place that should rightfully be theirs.
These new realities have added to
the complexity of our national being. It is not enough for us to analyze our
country under the light of Francophone-Anglophone relations. We must now factor
in, among other considerations, our multicultural diversity and the heritage of
our First Peoples. And, as you well know, any serious consideration of what
Canada's future is, must deal with the grievances of western Canada. As we
examine federal institutions, we must take these changes into account.
Some of those differences are what
distinguish us in a fundamental way from other countries. For example, in the
United States, there is a common link between individual citizens and their
country expressed among other things through a common history, common ideals
and a commonality of rights.
Canada is quite different. For
example, Quebec has a different history, different symbols and a different
perception of individual and collective rights. The same applies in a different
way for native Canadians as well. Western Canada has its own set of unique
characteristics. The reality of Alberta, for example, is quite different from
that of Nova Scotia just as southern Ontario is vastly different from Yukon.
These differences have not been, in
the view of many Canadians, adequately reflected in federal institutions. The
Canada we may seek to create tomorrow must take these differences and adapt
federal institutions to them. But we must also go one step further – we must
build on the diversity, use it to our own advantage and ensure that Canadian
citizens see themselves reflected in the Canadian mythology.
For example, might we consider
allocating, in both the federal House of Commons and in the provincial and
territorial legislatures, a number of seats for aboriginal Canadians. This is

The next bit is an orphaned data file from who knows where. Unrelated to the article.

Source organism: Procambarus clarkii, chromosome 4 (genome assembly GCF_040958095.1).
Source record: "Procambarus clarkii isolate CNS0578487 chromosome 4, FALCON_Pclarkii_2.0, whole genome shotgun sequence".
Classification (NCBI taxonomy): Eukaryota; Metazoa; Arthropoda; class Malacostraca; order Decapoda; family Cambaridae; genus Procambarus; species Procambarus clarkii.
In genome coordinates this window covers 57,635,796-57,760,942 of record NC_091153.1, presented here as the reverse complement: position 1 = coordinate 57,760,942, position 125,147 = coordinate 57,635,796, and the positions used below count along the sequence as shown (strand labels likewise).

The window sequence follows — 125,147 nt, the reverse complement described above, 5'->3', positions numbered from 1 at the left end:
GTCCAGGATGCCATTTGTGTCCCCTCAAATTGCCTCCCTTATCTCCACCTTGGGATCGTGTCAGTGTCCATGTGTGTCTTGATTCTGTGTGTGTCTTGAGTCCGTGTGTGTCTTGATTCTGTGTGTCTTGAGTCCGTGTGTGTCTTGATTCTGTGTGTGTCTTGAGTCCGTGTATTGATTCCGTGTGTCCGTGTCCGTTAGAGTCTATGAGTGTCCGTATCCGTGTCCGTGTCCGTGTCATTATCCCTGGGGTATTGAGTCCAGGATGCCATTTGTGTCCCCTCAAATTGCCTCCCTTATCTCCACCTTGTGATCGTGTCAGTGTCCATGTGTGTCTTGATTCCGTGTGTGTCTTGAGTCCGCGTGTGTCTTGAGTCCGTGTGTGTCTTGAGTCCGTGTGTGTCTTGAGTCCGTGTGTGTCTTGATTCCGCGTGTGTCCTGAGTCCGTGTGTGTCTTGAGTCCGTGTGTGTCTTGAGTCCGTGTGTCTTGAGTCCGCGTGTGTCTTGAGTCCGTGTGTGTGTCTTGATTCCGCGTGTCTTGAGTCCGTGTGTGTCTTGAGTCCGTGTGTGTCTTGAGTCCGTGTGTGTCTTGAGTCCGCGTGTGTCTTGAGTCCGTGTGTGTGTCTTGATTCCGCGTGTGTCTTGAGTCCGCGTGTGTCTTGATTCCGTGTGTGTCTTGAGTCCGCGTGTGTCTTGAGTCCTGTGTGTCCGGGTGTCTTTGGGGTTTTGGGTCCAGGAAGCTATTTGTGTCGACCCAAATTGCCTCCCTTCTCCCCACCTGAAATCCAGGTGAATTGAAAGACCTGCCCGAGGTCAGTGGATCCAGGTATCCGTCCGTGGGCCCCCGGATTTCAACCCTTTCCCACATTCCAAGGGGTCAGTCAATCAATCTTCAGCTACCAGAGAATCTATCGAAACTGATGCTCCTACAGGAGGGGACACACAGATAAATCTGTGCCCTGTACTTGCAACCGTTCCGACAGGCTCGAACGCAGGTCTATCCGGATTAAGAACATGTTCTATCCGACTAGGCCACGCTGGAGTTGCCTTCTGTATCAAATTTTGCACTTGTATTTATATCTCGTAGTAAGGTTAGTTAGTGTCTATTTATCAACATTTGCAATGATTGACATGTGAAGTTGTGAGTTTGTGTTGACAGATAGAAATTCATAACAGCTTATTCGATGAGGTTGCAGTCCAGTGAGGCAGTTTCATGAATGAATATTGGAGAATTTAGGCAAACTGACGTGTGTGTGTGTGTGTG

done in the State of Maine, and elsewhere in the world, and seems to allow for
native peoples in that state to raise concerns and issues before they reach
Our challenge is not only to adapt,
not only to be responsive to legitimate concerns and aspirations, but also to
be creative. We cannot limit ourselves in terms of how we re-create Canada. We
must be willing to ask all of the pertinent questions and consider all of the
As I look forward in time, we know
that the Bélanger-Campeau Commission is scheduled to table its report in the
month of March, 1991. A few months later, the Spicer Commission will table its
report, on the first day of July, 1991. The combined effect of these two
reports, as well as others from other provinces, will be to force all Canadians
into a collective debate at the end of which we will find out whether Canada will
or will not continue to exist in its present form.
I want to be very clear on what is
at stake. We are talking about the very existence of Canada, the Canada we
know. Repairs to the current system will not suffice.We have moved way beyond
any notion of what was once called "renewed federalism". Canadians
must prepare for what will be, one way or another, a radical re-making of the
whole Canadian structure of government and the country.
I expect that every aspect of
Canadian life will be part of that debate, that every corner of the country